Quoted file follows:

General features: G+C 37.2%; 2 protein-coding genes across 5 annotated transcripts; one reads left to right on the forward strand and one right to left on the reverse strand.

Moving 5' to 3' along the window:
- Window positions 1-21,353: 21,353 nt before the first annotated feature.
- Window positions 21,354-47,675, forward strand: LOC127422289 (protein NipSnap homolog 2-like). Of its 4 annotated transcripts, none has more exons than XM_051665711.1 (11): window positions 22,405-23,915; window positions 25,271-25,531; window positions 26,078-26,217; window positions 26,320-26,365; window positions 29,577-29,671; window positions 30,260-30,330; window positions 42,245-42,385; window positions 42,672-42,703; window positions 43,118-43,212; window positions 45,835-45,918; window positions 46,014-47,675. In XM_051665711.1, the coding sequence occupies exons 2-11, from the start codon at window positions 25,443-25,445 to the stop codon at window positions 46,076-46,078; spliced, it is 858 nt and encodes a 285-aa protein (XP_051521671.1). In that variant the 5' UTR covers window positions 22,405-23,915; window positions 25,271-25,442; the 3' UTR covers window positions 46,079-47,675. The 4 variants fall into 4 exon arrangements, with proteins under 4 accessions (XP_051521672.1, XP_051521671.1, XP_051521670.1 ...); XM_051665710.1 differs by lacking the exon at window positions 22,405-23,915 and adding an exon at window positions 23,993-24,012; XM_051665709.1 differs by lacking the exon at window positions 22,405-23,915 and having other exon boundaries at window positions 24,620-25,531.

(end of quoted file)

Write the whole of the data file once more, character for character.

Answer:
General features: G+C 37.2%; 2 protein-coding genes across 5 annotated transcripts; one reads left to right on the forward strand and one right to left on the reverse strand.

Moving 5' to 3' along the window:
- Window positions 1-21,353: 21,353 nt before the first annotated feature.
- Window positions 21,354-47,675, forward strand: LOC127422289 (protein NipSnap homolog 2-like). Of its 4 annotated transcripts, none has more exons than XM_051665711.1 (11): window positions 22,405-23,915; window positions 25,271-25,531; window positions 26,078-26,217; window positions 26,320-26,365; window positions 29,577-29,671; window positions 30,260-30,330; window positions 42,245-42,385; window positions 42,672-42,703; window positions 43,118-43,212; window positions 45,835-45,918; window positions 46,014-47,675. In XM_051665711.1, the coding sequence occupies exons 2-11, from the start codon at window positions 25,443-25,445 to the stop codon at window positions 46,076-46,078; spliced, it is 858 nt and encodes a 285-aa protein (XP_051521671.1). In that variant the 5' UTR covers window positions 22,405-23,915; window positions 25,271-25,442; the 3' UTR covers window positions 46,079-47,675. The 4 variants fall into 4 exon arrangements, with proteins under 4 accessions (XP_051521672.1, XP_051521671.1, XP_051521670.1 ...); XM_051665710.1 differs by lacking the exon at window positions 22,405-23,915 and adding an exon at window positions 23,993-24,012; XM_051665709.1 differs by lacking the exon at window positions 22,405-23,915 and having other exon boundaries at window positions 24,620-25,531.